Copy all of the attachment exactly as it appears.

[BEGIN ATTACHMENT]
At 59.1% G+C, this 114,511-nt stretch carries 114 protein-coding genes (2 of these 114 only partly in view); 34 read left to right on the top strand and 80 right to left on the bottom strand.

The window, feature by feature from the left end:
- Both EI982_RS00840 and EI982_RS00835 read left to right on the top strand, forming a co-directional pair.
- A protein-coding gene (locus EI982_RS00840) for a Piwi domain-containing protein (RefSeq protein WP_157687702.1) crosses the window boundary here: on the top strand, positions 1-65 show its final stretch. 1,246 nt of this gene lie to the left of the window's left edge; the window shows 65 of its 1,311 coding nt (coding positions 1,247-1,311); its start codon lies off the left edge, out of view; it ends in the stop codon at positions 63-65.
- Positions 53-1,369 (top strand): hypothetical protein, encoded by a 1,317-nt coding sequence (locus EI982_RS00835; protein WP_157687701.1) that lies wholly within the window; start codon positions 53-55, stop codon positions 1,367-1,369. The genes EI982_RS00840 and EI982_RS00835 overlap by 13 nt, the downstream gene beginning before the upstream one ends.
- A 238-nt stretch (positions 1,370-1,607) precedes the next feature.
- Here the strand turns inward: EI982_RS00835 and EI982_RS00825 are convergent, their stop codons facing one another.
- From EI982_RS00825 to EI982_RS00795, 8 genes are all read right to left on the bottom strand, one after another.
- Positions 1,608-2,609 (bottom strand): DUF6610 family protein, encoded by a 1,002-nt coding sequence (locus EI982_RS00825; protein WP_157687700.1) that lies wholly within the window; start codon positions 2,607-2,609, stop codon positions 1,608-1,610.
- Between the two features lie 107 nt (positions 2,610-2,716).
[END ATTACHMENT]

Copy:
At 59.1% G+C, this 114,511-nt stretch carries 114 protein-coding genes (2 of these 114 only partly in view); 34 read left to right on the top strand and 80 right to left on the bottom strand.

The window, feature by feature from the left end:
- Both EI982_RS00840 and EI982_RS00835 read left to right on the top strand, forming a co-directional pair.
- A protein-coding gene (locus EI982_RS00840) for a Piwi domain-containing protein (RefSeq protein WP_157687702.1) crosses the window boundary here: on the top strand, positions 1-65 show its final stretch. 1,246 nt of this gene lie to the left of the window's left edge; the window shows 65 of its 1,311 coding nt (coding positions 1,247-1,311); its start codon lies off the left edge, out of view; it ends in the stop codon at positions 63-65.
- Positions 53-1,369 (top strand): hypothetical protein, encoded by a 1,317-nt coding sequence (locus EI982_RS00835; protein WP_157687701.1) that lies wholly within the window; start codon positions 53-55, stop codon positions 1,367-1,369. The genes EI982_RS00840 and EI982_RS00835 overlap by 13 nt, the downstream gene beginning before the upstream one ends.
- A 238-nt stretch (positions 1,370-1,607) precedes the next feature.
- Here the strand turns inward: EI982_RS00835 and EI982_RS00825 are convergent, their stop codons facing one another.
- From EI982_RS00825 to EI982_RS00795, 8 genes are all read right to left on the bottom strand, one after another.
- Positions 1,608-2,609 (bottom strand): DUF6610 family protein, encoded by a 1,002-nt coding sequence (locus EI982_RS00825; protein WP_157687700.1) that lies wholly within the window; start codon positions 2,607-2,609, stop codon positions 1,608-1,610.
- Between the two features lie 107 nt (positions 2,610-2,716).